If the vacuum field does come from these universal excitations and emission processes, then we would expect to see the level of the vacuum field slowly increasing with time. Since the vacuum field controls the rate of time, we would also see a universal red shift with distance, caused not by an expanding universe but by a universe whose time rate is slowly increasing due to the vacuum field slowly increasing.

We have called this vacuum field radiation by the name “Casimir radiation” since its accumulation sets the value of vacuum field, which Casimir first discovered.

Sources of Vacuum Field Radiation (Casimir Radiation): Stars would be especially strong sources of this vacuum radiation, although every warm body would be a source. Previous tunnel diode experiments [2] [3] detected this vacuum field radiation from the Sun at 13 sigmas and from a nearby source in our galaxy (consistent with Betelgeuse) at 7 sigmas using Esaki tunnel diode current at constant voltage and temperature to measure the changes in the vacuum field. That tunnel current is exponentially sensitive to h, Planck’s constant, that traditionally controls the strength of the vacuum field.

See the Appendix for more details about this experiment.

We also detected a gradient in h across the Earth’s orbit of 851 ppm, peaking in the second half of December (Figure 2).

In this paper, we assume the reverse relationship, that the radiation strength of the vacuum field determines *h*, which can vary spatially with local radiation coming from nearby stars. We also assume that such radiation comes from all warm bodies but dominantly from stars, as does almost all other radiation in the universe.

Figure 2. An Esaki tunnel diode experiment, carefully controlled for temperature and isolated from local fields, showed both annual and daily variations in the tunnel current. The annual variations were interpreted as a variation in the Planck parameter h across the Earth orbit. The daily frequency variations had two components associated with the Earth’s rotation: One locked to the Sun at 10^{−13} false alarm probability and a second locked to a direction in the cosmos at 10^{−7} false alarm probability. The first has 365 cycles per 365 days and the second 366 cycles per 365 days over two years, so the data plotted above separated the two signals well.

The previous tunnel diode experiment measured [1]:

1) The sinusoidally varying tunnel current across the Earth orbit (1 cycle per year).

2) The sinusoidally varying tunnel current aligned to the Sun (365.24 cycles per year).

3) The sinusoidally varying tunnel current from a star in the nearby universe (365.24 + 1 cycles per year).

We found high probability detections from all three effects as shown in the data plotted below.

Note that Casimir radiation from a nearby star is easy to separate from Casimir radiation from our Sun since the signal from the remote star has one extra rotation of the Earth per year, compared to the Sun. More specifically, the Earth’s rotation around the Sun subtracts one rotation from inertial space rotation.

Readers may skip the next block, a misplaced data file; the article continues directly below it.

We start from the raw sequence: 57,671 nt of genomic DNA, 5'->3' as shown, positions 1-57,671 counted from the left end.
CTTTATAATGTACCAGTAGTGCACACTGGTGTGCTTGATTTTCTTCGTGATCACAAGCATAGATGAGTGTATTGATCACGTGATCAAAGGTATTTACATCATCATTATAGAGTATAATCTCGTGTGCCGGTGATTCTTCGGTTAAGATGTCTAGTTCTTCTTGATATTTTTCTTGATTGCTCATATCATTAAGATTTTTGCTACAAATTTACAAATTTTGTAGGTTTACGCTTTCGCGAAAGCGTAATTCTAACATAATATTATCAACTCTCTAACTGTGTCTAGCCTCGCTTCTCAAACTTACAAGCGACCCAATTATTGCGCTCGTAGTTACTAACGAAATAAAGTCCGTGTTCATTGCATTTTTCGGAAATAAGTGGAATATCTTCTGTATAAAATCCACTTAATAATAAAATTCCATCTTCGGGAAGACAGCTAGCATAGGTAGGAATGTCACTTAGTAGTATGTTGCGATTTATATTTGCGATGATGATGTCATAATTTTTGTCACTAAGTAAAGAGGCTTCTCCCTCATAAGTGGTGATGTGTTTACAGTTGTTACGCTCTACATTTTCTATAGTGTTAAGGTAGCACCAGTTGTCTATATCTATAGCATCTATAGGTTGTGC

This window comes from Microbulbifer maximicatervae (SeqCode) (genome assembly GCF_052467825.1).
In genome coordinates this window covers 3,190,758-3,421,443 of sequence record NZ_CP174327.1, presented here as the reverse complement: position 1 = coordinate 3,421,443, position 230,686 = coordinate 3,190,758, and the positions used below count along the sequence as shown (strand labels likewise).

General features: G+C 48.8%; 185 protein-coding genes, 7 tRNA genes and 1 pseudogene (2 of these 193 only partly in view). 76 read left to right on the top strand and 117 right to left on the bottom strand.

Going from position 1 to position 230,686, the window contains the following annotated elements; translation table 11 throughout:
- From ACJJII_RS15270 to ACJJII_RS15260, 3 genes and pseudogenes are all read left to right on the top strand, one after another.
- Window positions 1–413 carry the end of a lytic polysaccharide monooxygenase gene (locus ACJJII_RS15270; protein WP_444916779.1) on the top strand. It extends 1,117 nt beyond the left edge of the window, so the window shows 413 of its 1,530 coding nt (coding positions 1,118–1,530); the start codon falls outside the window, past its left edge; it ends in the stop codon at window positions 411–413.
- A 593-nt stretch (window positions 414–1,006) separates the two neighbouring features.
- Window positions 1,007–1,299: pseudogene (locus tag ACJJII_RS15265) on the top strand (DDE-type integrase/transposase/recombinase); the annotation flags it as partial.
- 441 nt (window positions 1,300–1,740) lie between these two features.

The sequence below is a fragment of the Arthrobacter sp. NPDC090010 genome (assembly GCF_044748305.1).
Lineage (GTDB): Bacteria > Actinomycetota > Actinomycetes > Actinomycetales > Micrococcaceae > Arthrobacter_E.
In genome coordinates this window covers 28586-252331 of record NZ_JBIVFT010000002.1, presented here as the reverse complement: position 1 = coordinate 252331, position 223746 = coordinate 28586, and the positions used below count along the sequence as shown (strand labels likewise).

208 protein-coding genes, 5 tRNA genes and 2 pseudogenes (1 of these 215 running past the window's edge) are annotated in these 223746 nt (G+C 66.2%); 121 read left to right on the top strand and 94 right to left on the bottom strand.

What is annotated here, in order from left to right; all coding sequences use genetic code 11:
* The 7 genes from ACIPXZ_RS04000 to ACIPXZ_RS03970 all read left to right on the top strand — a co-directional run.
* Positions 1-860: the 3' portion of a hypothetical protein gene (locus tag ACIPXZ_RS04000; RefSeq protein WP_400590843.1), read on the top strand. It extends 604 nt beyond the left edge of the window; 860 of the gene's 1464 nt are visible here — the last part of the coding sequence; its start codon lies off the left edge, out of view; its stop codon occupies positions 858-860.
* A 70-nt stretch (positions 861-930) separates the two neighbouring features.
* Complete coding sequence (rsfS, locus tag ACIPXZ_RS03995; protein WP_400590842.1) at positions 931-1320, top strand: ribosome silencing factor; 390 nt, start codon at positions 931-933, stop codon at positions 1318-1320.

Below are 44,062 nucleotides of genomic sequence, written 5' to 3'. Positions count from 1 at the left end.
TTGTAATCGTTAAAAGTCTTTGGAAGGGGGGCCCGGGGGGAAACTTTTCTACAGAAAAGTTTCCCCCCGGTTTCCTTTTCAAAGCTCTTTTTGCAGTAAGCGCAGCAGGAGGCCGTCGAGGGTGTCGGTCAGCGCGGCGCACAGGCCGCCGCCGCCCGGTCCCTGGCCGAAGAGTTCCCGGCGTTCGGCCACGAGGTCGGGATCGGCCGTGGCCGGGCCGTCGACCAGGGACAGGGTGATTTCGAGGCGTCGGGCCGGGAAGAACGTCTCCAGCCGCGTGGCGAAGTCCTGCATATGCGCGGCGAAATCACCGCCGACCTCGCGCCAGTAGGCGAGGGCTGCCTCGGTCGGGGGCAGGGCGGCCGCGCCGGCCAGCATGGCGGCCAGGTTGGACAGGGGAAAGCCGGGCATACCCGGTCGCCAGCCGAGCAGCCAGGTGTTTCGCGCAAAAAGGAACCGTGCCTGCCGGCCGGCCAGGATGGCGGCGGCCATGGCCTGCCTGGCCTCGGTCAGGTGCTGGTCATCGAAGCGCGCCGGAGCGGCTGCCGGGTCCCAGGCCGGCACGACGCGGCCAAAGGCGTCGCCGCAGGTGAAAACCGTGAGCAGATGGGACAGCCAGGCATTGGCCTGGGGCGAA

Thus, we expect 365 signal oscillations per year for solar radiation and 366 signal oscillations per year for a remote star source. Both were clearly seen at high confidence as shown in Figure 2 [2].

These data show that there are radiative sources for the vacuum field. This current paper provides a physical mechanism for the previously detected vacuum field radiation in the continuous excitations and emissions of electronic states.

In support of this model, we have used data from a 2.5 year tunneling experiment, showing an increase in the tunnel current on the sun-side of the Earth and a larger variation across the Earth’s orbit, peaking in December-January. In addition, a third variation was found roughly aligned with Betelgeuse—suggesting that the red giant Betelgeuse may be a substantial source of Casimir radiation.

The model that explains all these variations has the time rate of the universe steadily increasing as the vacuum field increases from the continuing photonic interactions of stars and other matter. Such a universe could show the same red shift with distance that we see today but due to the increasing vacuum field with time and not due to an expanding universe.

The left side of Figure 2 shows the 2.5 year history of the tunnel current in the Esaki tunnel diodes—chosen for their extreme stability. Assuming there might be a transient in the start up of the experiment, the last two years of the data were used in the analysis.

There were three different frequencies of signal detected in this experiment [2].

1) One year cycle: The largest detected signal showed a gradient in h of 851 ppm across the Earth’s orbit.

Peaking in the second half of December.

2) 24-hour Cycle: 2.31 ppm (Probability of Random chance 10^{−13}) locked to the Sun at 365 cycles per year. This would correspond to Casimir radiation from the Sun (9.5 sigma).

3) There was also a daily signal of 1.71 ppm (7 sigma) (Probability of Random chance 10^{−7}) locked to a direction in the universe consistent with Betelgeuse—a gigantic red star brightly seen every night. It is clearly separable from the 24 hours cycle since it has one extra cycle per year, two extra cycles in the two years of data.

3.7. Gradient across the Earth Orbit

The strongest signal detection at 851 ppm peak-to-valley was a signal with one year period, which would correspond to a gradient in the vacuum field (*i.e.*, a gradient in *h*) across the Earth’s orbit, peaked in the second half of December. Such a gradient would come from a remote and powerful source.

3.8. Sun Source

A frequency analysis of this data over two years also detected a daily frequency (365 cycles per year) locked to our Sun at 2.31 ppm peaking around local noon. This would correspond to Casimir radiation (vacuum field) coming from the Sun.